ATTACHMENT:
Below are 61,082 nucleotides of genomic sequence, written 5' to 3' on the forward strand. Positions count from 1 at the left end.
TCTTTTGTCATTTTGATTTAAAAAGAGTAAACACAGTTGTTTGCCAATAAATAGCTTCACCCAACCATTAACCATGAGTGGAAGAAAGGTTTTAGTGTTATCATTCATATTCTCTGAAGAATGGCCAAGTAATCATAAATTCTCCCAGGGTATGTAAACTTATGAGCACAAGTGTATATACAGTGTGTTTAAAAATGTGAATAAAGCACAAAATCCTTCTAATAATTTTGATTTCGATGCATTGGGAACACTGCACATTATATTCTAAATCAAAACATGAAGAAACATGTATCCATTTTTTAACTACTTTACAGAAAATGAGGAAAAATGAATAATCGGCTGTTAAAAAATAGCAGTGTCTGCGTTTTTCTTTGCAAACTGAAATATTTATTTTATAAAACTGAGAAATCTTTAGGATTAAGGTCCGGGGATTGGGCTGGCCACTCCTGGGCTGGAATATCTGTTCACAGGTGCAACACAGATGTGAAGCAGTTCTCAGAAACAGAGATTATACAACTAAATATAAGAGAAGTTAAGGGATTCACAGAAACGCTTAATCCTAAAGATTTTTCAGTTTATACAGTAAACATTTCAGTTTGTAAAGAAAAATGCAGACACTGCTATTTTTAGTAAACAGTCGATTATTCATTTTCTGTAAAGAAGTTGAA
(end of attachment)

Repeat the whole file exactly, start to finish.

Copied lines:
Below are 61,082 nucleotides of genomic sequence, written 5' to 3' on the forward strand. Positions count from 1 at the left end.
TCTTTTGTCATTTTGATTTAAAAAGAGTAAACACAGTTGTTTGCCAATAAATAGCTTCACCCAACCATTAACCATGAGTGGAAGAAAGGTTTTAGTGTTATCATTCATATTCTCTGAAGAATGGCCAAGTAATCATAAATTCTCCCAGGGTATGTAAACTTATGAGCACAAGTGTATATACAGTGTGTTTAAAAATGTGAATAAAGCACAAAATCCTTCTAATAATTTTGATTTCGATGCATTGGGAACACTGCACATTATATTCTAAATCAAAACATGAAGAAACATGTATCCATTTTTTAACTACTTTACAGAAAATGAGGAAAAATGAATAATCGGCTGTTAAAAAATAGCAGTGTCTGCGTTTTTCTTTGCAAACTGAAATATTTATTTTATAAAACTGAGAAATCTTTAGGATTAAGGTCCGGGGATTGGGCTGGCCACTCCTGGGCTGGAATATCTGTTCACAGGTGCAACACAGATGTGAAGCAGTTCTCAGAAACAGAGATTATACAACTAAATATAAGAGAAGTTAAGGGATTCACAGAAACGCTTAATCCTAAAGATTTTTCAGTTTATACAGTAAACATTTCAGTTTGTAAAGAAAAATGCAGACACTGCTATTTTTAGTAAACAGTCGATTATTCATTTTCTGTAAAGAAGTTGAA